Outdoor dining options kept many Twin Cities restaurants alive during COVID-19 restrictions last winter — and now the industry is revisiting whether to keep the patio tents and al fresco fixtures around.
Why it matters: The approaching cold weather combined with concerns over the Delta variant's spread have restaurant owners — who've seen some recovery from the pandemic's hard hit — searching for ways to keep diners coming back.
- Six in 10 Americans are changing their dining patterns going into the fall because of Delta concerns, according to a new survey from the National Restaurant Association.
- Nearly 20% said they won't be eating out at all.
State of play: Summer was good to local restaurants. Across Minnesota, 42% of restaurant operators reported higher revenues this summer than pre-pandemic, said Ben Wogsland, director of government operations for Hospitality Minnesota.
- And, several owners told Audrey they're not expecting indoor dining restrictions again, especially after Gov. Tim Walz gave up emergency powers as part of a deal to avoid a government shutdown in July.
- Yes, but: Razor-thin margins, lack of federal COVID relief, worker shortages and debt accumulated during the pandemic aren't helping.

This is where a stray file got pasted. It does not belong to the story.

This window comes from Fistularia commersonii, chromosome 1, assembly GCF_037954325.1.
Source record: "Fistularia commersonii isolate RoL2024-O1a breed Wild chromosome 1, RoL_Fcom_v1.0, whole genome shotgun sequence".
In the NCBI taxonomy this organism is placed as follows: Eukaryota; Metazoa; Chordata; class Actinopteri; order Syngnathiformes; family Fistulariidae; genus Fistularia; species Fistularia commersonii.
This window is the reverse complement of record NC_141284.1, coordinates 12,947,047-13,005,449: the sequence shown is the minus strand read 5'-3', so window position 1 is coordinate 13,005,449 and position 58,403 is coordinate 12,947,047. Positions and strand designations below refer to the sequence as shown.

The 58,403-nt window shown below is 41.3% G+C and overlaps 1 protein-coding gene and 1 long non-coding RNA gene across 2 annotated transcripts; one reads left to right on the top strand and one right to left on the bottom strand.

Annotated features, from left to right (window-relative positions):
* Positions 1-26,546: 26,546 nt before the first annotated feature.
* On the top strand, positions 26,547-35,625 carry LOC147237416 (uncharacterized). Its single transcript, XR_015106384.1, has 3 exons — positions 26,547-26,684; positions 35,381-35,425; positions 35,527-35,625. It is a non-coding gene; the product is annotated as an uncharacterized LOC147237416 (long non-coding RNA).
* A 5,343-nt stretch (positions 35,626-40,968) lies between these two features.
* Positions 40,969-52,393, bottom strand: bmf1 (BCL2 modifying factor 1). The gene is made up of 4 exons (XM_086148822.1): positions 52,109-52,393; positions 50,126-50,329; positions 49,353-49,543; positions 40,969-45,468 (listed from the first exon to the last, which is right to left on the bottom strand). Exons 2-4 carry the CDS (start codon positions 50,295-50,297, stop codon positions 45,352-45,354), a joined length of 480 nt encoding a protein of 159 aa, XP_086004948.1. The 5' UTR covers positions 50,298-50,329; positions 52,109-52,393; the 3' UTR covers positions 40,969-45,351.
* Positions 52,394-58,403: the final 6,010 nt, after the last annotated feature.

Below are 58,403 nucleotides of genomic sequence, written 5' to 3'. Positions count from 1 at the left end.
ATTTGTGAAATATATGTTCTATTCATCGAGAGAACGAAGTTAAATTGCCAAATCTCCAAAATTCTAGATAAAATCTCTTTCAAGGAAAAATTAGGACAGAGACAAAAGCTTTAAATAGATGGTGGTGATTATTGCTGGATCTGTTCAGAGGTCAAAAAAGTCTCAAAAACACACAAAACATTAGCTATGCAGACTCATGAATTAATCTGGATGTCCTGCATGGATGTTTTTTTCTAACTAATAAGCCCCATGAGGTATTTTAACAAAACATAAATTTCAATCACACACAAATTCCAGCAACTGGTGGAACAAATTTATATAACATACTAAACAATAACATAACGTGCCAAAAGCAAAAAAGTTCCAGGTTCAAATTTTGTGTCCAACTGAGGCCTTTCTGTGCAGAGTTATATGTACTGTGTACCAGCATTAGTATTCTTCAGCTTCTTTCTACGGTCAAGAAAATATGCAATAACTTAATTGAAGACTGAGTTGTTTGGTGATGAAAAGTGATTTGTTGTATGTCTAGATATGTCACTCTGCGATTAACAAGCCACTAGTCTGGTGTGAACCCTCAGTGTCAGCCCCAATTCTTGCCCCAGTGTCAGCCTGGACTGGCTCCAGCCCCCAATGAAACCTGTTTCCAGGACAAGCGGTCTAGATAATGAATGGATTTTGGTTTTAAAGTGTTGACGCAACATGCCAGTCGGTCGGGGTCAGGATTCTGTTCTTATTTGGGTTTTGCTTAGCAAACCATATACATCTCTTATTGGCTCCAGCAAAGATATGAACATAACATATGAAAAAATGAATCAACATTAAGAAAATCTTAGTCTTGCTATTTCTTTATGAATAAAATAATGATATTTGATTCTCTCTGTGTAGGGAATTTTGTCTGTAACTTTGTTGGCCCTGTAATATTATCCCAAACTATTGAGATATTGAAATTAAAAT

What's happening: For some, last winter was a test drive for offerings that will be made permanent.
- Utepils Brewing in Minneapolis turned an outdoor beer garden into a year-round operation last winter, hosting live music with a giant bonfire and two-walled "tents."
- And it worked. They saw record-breaking revenue and lines to get in, said Utepils president Dan Justesen.
Meanwhile, there's still a lot of trial and error — and guessing on how hardy Minnesotans are.
- The Freehouse couldn't continue its popular outdoor domes due to ventilation and condensation problems, said Stephanie Shimp of Blue Plate Restaurant Co., which owns nine restaurants in the Twin Cities area.
- Revenue is still expected to drop, she added, but several locations are implementing fire pits, patio heaters and blankets for the determined.
The bottom line: Restaurants can continue to get creative, but only time will tell if there's a return on investment.
- "Last year, I think we were just grateful we had something. Now, we can build on that and see if it'll grow," Shimp said.
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